Moana Movie Review

Moana, Disney’s new animated feature, is dangerously lovable. No critic wanting to keep his certificate of practice ought to enjoy a film so shouty, lollipop-coloured and ethnic-historically dubious.

“If you wear a dress and have an animal sidekick, then you’re a princess,” the title character of Walt Disney’s 56th animated feature is told.

The latest film from the right Ron Clements and John Musker, directors of Aladdin and The Little Mermaid, could hardly be sounder in its sociological gestures.

It begins on a Polynesian island whose citizens boast about sustainability. Moana, daughter of the chieftain, is more formidable than any man in the community. She is warned that nobody goes beyond the reef, but, when shortages mount, Moana bravely leaps in a boat and ventures in search of magic solutions.

Unfortunately, those ancient patriarchal traditions are part of what make a Princess story into a Princess story. Frozen subverted a few of them from within. Moana feels like something else altogether.

This is not necessarily a bad thing. The picture is relentlessly good-natured and full of valuable lessons. Heihei the idiotic chicken provides the heroine with a satisfactory animal foil. The burly demi-god Maui, Moana’s ultimate companion, radiates the warmth you can manage only if Dwayne Johnson speaks your lines.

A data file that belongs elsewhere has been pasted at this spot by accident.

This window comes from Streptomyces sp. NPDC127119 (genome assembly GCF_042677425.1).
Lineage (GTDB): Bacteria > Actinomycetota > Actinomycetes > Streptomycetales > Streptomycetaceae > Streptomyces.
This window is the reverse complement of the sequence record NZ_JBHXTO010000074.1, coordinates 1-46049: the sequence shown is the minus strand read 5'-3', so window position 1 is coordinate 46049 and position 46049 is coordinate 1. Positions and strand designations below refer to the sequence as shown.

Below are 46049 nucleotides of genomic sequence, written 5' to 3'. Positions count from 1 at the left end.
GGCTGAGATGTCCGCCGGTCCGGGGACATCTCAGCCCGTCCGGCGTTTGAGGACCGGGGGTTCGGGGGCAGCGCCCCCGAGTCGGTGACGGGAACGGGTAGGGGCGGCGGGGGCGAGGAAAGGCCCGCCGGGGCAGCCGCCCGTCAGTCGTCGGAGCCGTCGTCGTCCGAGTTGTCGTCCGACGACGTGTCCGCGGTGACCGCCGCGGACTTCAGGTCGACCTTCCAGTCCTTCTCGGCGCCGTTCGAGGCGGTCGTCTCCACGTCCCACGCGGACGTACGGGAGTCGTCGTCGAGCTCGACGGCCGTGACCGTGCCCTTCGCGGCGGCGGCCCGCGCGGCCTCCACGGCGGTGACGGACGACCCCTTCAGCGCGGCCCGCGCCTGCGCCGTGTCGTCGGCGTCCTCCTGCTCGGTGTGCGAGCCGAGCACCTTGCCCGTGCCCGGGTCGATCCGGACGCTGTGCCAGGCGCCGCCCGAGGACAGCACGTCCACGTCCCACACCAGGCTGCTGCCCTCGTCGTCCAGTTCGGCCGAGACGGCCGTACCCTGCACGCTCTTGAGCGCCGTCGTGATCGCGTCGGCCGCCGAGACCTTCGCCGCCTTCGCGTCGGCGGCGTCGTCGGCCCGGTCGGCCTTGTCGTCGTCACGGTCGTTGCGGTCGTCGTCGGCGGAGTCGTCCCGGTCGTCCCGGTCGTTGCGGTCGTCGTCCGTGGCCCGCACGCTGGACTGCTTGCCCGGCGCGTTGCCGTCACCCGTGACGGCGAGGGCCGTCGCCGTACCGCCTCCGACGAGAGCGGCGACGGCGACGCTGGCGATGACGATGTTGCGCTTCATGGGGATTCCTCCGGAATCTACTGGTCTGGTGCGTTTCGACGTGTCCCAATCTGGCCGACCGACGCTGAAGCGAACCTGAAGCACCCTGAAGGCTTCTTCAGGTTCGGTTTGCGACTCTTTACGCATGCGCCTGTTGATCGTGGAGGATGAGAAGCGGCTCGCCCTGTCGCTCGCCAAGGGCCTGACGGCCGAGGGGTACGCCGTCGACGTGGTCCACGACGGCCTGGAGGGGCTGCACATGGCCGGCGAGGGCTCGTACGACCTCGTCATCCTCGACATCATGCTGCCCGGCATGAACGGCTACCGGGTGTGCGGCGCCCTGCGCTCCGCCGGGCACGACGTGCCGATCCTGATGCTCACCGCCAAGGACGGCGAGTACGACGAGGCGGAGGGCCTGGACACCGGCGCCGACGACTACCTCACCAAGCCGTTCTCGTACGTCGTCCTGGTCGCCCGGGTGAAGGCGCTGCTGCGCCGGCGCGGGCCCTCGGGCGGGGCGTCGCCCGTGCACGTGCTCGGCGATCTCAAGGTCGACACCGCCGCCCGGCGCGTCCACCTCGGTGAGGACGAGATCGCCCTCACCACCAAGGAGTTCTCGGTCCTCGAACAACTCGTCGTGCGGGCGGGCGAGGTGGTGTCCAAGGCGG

For all that, Moana lacks the zest we associate with Disney’s greatest creations. Neither of the main villains (a dull fire-breathing behemoth and a giant crab who sounds like David Bowie) will ever share the same bestiary as Shere Kahn or Cruella de Vil. The backgrounds, though beautiful, are a little too photo-realistic.

However, the movie chugs along with breathtaking animation, adorable interactions between the strong-willed girl and the hilariously self-obsessed demigod, and songs that make you shimmy involuntarily. There’s even a Mad Max: Fury Road-inspired battle scene.

Moana means ‘the ocean’, and as the heroine conquers her namesake, she also conquers your heart. You won’t regret setting sail and voyaging with her.

And here’s the trailer of the movie.

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